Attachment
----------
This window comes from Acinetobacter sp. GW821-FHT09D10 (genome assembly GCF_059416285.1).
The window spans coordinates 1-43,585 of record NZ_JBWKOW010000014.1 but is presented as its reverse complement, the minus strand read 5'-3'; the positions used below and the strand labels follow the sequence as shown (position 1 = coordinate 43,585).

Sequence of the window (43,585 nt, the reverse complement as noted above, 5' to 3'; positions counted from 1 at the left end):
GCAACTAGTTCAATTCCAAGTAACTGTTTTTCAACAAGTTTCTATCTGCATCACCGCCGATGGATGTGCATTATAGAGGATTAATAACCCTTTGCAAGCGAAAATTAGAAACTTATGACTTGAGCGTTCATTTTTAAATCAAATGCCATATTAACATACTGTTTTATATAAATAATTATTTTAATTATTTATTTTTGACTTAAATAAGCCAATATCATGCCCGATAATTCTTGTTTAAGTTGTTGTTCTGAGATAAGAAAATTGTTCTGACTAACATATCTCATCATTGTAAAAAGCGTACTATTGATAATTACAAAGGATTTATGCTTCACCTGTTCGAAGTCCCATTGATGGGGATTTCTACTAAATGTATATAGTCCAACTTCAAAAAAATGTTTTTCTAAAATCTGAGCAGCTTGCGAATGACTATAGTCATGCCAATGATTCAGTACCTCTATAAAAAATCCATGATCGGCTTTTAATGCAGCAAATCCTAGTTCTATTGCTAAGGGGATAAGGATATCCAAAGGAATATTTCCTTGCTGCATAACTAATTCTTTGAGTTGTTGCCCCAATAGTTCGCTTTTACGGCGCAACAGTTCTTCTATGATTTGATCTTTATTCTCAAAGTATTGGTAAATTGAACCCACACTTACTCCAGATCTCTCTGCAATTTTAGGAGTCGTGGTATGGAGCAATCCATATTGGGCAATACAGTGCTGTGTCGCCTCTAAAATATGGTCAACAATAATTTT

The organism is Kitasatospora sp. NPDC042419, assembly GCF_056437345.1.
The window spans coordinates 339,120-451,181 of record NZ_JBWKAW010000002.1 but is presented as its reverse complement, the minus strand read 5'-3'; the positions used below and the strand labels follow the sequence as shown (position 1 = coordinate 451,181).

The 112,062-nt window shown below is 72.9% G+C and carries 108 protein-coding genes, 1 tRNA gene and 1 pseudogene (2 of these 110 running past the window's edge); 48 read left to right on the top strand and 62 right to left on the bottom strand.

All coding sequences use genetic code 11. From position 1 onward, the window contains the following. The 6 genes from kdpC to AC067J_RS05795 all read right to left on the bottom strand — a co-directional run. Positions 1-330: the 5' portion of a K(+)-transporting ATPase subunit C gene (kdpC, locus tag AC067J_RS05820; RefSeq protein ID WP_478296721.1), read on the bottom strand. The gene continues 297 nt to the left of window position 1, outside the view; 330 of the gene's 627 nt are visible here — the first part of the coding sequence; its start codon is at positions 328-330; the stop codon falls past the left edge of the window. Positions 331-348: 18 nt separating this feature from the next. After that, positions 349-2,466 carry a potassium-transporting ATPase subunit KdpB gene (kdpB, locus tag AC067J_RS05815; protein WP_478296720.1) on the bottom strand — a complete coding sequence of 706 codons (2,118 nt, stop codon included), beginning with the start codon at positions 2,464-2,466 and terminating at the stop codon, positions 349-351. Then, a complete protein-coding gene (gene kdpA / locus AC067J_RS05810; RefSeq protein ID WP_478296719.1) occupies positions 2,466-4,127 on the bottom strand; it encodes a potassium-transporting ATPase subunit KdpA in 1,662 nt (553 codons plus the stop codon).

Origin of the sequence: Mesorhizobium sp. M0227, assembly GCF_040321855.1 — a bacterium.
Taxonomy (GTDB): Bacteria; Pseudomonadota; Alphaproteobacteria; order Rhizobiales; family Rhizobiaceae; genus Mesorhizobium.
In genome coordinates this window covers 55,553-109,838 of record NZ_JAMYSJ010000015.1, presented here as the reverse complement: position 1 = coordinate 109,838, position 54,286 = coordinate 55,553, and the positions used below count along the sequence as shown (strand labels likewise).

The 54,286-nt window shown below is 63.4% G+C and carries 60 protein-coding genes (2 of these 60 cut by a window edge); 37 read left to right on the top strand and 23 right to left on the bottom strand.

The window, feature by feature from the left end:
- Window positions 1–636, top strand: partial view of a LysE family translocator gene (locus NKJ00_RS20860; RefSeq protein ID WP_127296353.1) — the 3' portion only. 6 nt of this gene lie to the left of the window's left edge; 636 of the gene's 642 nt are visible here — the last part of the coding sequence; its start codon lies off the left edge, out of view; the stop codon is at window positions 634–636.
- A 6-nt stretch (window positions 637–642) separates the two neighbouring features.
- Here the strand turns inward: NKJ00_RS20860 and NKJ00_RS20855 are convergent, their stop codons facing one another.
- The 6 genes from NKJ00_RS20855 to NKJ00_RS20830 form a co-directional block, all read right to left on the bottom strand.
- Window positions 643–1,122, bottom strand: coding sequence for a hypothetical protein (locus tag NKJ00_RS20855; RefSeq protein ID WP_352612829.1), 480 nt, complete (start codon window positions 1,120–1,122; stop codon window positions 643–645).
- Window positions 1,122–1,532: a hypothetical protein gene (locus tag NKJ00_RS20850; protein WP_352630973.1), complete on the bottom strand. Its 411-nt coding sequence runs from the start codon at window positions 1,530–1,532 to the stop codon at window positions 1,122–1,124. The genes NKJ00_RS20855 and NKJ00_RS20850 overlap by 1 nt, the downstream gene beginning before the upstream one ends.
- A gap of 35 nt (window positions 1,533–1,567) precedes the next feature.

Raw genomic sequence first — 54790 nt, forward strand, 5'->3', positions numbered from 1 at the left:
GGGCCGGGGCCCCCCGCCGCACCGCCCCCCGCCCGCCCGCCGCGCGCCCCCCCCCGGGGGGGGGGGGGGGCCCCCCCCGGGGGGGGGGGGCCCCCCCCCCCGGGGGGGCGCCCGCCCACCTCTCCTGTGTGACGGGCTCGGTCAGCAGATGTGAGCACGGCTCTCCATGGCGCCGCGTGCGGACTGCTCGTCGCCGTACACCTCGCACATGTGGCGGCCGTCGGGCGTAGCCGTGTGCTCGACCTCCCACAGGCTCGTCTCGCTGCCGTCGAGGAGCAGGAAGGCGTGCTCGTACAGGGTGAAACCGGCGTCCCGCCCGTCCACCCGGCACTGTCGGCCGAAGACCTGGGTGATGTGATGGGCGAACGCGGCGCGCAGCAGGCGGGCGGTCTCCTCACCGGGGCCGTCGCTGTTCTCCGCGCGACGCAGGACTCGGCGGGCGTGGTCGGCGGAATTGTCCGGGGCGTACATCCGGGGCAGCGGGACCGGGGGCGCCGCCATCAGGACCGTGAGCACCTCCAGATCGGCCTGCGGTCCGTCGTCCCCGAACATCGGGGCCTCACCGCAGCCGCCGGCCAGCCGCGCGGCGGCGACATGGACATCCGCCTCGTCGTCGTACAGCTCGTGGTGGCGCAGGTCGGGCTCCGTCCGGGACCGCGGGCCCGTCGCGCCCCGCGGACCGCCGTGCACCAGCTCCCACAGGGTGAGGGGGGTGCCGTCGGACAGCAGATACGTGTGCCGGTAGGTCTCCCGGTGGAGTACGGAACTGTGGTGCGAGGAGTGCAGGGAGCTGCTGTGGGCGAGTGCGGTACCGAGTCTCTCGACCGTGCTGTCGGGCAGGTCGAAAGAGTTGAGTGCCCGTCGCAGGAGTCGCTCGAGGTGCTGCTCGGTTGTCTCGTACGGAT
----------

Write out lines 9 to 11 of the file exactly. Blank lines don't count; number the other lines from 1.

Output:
Origin of the sequence: Mesorhizobium sp. M0227, assembly GCF_040321855.1 — a bacterium.
Taxonomy (GTDB): Bacteria; Pseudomonadota; Alphaproteobacteria; order Rhizobiales; family Rhizobiaceae; genus Mesorhizobium.
In genome coordinates this window covers 55,553-109,838 of record NZ_JAMYSJ010000015.1, presented here as the reverse complement: position 1 = coordinate 109,838, position 54,286 = coordinate 55,553, and the positions used below count along the sequence as shown (strand labels likewise).